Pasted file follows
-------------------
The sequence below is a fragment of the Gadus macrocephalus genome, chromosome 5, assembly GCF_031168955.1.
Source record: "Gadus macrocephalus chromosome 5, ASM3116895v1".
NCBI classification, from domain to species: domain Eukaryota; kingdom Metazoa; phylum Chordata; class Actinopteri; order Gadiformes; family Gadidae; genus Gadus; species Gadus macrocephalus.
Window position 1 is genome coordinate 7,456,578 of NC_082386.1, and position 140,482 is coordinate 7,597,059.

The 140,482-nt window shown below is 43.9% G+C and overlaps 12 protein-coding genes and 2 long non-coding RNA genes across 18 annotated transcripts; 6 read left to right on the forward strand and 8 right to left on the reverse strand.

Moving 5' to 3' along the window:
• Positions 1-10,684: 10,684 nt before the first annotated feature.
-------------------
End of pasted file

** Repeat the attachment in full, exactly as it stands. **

The sequence below is a fragment of the Gadus macrocephalus genome, chromosome 5, assembly GCF_031168955.1.
Source record: "Gadus macrocephalus chromosome 5, ASM3116895v1".
NCBI classification, from domain to species: domain Eukaryota; kingdom Metazoa; phylum Chordata; class Actinopteri; order Gadiformes; family Gadidae; genus Gadus; species Gadus macrocephalus.
Window position 1 is genome coordinate 7,456,578 of NC_082386.1, and position 140,482 is coordinate 7,597,059.

The 140,482-nt window shown below is 43.9% G+C and overlaps 12 protein-coding genes and 2 long non-coding RNA genes across 18 annotated transcripts; 6 read left to right on the forward strand and 8 right to left on the reverse strand.

Moving 5' to 3' along the window:
• Positions 1-10,684: 10,684 nt before the first annotated feature.